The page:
Google have released a new thingy, which allows people to save web content to their Google Drive (Google’s cloud-based storage thing), and do various things to it like add comments and annotations.
Nothing much unusual about that, and there are lots of similar things out there like the formerly discussed bo.lt. Not to mention every computer in the world, which copies and stores all the web content which comes its way.
The fact that is is so ordinary highlights one of the challenges of the internet for the future. The idea that keeping and changing copies of content you happen to come across should be controversial. It’s not allowed by the law, after all. To the extent that it happens as a consequence of browsing, it is the result of a technical design decision decades ago rather than a natural and inevitable consequence of digitisation.
In fact, digitisation could just as easily do the opposite. Rather than requiring multiple copies to exist, digitisation holds out the possibility of a single copy of something being accessible to everyone. To read a book, for example, you don’t need to hold your own copy in your hand any more. Everyone can read the same copy.
Of course, if we imagine the internet without the constant, prolific and uncontrolled copying which is embedded within its technical protocols, it’s a very different place. Fundamentally, creators would know what was happening to their content, because they would have some control over the master copy. Creative success would be better rewarded and so the internet economy would truly be a creative economy. The protocols and marketplaces of the internet would have sprung up around the idea of permission rather than presumption, and huge new opportunities would have arisen as a consequence.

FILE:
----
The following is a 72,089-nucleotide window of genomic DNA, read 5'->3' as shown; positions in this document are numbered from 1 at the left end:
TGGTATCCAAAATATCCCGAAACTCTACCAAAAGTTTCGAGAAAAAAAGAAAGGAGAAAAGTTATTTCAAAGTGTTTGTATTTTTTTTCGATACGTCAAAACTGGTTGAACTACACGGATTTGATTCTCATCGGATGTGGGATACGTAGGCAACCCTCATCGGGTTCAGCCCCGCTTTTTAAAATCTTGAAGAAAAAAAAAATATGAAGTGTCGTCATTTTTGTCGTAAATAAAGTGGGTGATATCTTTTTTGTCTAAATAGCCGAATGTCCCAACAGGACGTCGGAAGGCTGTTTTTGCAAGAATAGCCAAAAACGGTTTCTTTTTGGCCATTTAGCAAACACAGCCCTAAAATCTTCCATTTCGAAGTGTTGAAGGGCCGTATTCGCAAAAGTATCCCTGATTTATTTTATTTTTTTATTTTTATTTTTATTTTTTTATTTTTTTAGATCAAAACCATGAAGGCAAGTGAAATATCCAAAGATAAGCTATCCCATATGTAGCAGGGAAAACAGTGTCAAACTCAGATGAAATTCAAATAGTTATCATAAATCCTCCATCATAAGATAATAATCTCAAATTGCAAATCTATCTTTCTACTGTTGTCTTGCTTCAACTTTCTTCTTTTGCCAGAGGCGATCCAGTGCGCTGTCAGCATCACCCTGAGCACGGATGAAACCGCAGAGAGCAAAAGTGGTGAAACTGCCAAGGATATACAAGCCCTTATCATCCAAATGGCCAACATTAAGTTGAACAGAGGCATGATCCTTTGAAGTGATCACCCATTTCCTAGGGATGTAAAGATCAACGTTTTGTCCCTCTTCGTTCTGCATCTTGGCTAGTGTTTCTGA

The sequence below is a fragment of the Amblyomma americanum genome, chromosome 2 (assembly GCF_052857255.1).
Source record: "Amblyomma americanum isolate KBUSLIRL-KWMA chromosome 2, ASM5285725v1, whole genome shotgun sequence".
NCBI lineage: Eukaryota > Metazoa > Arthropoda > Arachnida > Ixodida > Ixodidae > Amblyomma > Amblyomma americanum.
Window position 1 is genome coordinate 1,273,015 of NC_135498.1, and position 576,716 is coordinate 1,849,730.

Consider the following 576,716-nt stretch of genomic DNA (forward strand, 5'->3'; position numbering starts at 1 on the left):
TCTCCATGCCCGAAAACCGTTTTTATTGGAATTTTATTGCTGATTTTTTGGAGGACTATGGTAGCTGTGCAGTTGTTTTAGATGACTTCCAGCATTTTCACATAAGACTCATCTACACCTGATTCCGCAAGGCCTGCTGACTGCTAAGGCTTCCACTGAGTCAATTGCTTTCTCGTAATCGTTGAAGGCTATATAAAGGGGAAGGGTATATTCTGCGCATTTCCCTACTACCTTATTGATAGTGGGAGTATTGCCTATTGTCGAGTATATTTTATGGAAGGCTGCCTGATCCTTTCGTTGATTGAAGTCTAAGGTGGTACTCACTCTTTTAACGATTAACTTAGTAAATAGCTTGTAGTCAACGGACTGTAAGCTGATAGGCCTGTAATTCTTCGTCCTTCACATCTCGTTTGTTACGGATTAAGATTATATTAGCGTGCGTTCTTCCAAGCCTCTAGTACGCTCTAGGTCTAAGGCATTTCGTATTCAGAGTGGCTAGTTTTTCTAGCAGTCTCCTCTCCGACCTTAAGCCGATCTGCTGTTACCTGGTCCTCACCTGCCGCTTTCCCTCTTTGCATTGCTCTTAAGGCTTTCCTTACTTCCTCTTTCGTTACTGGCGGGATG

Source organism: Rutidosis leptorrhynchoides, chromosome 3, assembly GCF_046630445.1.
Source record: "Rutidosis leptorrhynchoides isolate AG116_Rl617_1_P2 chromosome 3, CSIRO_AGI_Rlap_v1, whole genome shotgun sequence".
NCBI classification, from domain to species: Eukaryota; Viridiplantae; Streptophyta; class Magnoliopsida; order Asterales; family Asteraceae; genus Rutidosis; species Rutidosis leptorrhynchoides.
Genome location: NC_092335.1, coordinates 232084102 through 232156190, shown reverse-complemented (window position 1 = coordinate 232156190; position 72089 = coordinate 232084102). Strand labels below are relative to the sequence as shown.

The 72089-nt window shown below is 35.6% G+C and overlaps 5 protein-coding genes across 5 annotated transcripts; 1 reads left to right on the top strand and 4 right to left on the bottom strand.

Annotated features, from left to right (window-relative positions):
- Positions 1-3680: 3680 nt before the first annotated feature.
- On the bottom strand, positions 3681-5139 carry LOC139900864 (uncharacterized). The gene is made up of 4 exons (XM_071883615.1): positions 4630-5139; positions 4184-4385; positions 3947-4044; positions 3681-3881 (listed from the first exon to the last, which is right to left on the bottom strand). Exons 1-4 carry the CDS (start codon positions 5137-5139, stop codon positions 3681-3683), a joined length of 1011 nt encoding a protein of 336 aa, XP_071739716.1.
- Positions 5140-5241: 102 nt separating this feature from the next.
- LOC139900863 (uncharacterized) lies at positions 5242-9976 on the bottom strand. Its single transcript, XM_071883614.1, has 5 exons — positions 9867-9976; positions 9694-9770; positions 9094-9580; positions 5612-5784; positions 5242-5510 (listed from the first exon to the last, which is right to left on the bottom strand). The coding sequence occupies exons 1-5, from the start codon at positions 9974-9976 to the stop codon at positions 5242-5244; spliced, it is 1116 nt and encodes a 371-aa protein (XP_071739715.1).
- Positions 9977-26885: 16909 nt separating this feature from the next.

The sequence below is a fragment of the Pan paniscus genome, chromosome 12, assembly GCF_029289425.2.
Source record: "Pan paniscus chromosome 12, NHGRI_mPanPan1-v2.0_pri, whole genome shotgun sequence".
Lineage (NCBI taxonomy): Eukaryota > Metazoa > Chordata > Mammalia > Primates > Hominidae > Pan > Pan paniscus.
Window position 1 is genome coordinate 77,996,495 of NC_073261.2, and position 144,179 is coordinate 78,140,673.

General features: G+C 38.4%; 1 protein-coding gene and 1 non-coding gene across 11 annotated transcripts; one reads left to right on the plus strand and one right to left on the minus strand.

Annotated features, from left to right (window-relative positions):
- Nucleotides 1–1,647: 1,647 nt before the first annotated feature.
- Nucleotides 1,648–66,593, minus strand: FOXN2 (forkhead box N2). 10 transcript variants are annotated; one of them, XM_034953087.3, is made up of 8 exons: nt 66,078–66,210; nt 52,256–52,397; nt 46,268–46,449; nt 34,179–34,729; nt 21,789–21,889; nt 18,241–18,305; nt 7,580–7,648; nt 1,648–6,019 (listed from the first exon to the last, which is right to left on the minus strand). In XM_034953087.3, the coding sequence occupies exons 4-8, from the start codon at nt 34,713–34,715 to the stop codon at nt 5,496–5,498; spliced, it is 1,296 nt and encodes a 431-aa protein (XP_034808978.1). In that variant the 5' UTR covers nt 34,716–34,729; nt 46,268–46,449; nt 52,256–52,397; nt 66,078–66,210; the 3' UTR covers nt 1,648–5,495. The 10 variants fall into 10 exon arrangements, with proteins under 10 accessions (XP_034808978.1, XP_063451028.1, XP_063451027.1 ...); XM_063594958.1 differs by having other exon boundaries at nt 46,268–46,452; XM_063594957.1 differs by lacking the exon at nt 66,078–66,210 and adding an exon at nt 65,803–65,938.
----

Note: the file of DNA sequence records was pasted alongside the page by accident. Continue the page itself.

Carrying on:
Contrast that with what we have. Google’s product, and many others, work on the assumption that permission is entirely unnecessary. Making copies, changing work, sharing it with others is all just fine.
The usual circular justification for this (“it’s fine because everyone does it, it’s how the internet works, if it wasn’t fine the internet wouldn’t work”), itself absurd, doesn’t really cover it. After all, copyright hasn’t been abolished yet, and this activity isn’t embedded in the bandwidth-compensating early internet protocols which still underpin things like web browsing (and subsequently protected by various laws, new and old, or generous interpretations of them).
Permission is still, in law, required to make a copy of something. Permission can be denied, perhaps because the proposed copying is damaging, or insufficiently rewarding, or just because someone decides to say “no”.
That concept doesn’t seem to feature in Google’s product. It doesn’t say how a site owner can prevent people copying their content in this way, and I’m guessing that is because they can’t. Doubtless a tortuous DMCA takedown process can be used by anyone who discovers a copy they don’t like (complete with intimidating – and copyright infringing – report to Chilling Effects if the complaint goes to Google) but no ability to prevent it happening in the first place.